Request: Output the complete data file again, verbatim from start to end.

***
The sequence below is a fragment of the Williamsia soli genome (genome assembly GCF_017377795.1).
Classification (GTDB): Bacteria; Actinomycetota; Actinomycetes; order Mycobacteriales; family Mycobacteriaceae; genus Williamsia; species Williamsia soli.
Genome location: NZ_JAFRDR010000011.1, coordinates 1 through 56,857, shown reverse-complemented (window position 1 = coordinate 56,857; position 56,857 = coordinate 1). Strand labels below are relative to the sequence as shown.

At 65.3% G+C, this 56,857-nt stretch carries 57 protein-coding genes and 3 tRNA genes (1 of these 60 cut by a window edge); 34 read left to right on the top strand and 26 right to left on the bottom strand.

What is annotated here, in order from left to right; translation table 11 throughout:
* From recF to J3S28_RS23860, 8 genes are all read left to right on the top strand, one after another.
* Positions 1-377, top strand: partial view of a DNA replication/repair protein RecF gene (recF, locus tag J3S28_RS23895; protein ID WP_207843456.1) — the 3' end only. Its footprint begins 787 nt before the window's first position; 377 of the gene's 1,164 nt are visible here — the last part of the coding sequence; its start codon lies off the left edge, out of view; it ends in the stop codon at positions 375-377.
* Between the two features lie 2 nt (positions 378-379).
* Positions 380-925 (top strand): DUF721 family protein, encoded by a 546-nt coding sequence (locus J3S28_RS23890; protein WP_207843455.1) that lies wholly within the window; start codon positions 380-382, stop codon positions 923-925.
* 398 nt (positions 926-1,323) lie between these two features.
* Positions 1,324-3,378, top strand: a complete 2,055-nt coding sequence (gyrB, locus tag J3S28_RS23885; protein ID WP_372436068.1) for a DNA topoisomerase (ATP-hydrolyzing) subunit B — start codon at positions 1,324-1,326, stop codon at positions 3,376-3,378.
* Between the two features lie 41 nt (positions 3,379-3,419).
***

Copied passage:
The sequence below is a fragment of the Williamsia soli genome (genome assembly GCF_017377795.1).
Classification (GTDB): Bacteria; Actinomycetota; Actinomycetes; order Mycobacteriales; family Mycobacteriaceae; genus Williamsia; species Williamsia soli.
Genome location: NZ_JAFRDR010000011.1, coordinates 1 through 56,857, shown reverse-complemented (window position 1 = coordinate 56,857; position 56,857 = coordinate 1). Strand labels below are relative to the sequence as shown.

At 65.3% G+C, this 56,857-nt stretch carries 57 protein-coding genes and 3 tRNA genes (1 of these 60 cut by a window edge); 34 read left to right on the top strand and 26 right to left on the bottom strand.

What is annotated here, in order from left to right; translation table 11 throughout:
* From recF to J3S28_RS23860, 8 genes are all read left to right on the top strand, one after another.
* Positions 1-377, top strand: partial view of a DNA replication/repair protein RecF gene (recF, locus tag J3S28_RS23895; protein ID WP_207843456.1) — the 3' end only. Its footprint begins 787 nt before the window's first position; 377 of the gene's 1,164 nt are visible here — the last part of the coding sequence; its start codon lies off the left edge, out of view; it ends in the stop codon at positions 375-377.
* Between the two features lie 2 nt (positions 378-379).
* Positions 380-925 (top strand): DUF721 family protein, encoded by a 546-nt coding sequence (locus J3S28_RS23890; protein WP_207843455.1) that lies wholly within the window; start codon positions 380-382, stop codon positions 923-925.
* 398 nt (positions 926-1,323) lie between these two features.
* Positions 1,324-3,378, top strand: a complete 2,055-nt coding sequence (gyrB, locus tag J3S28_RS23885; protein ID WP_372436068.1) for a DNA topoisomerase (ATP-hydrolyzing) subunit B — start codon at positions 1,324-1,326, stop codon at positions 3,376-3,378.
* Between the two features lie 41 nt (positions 3,379-3,419).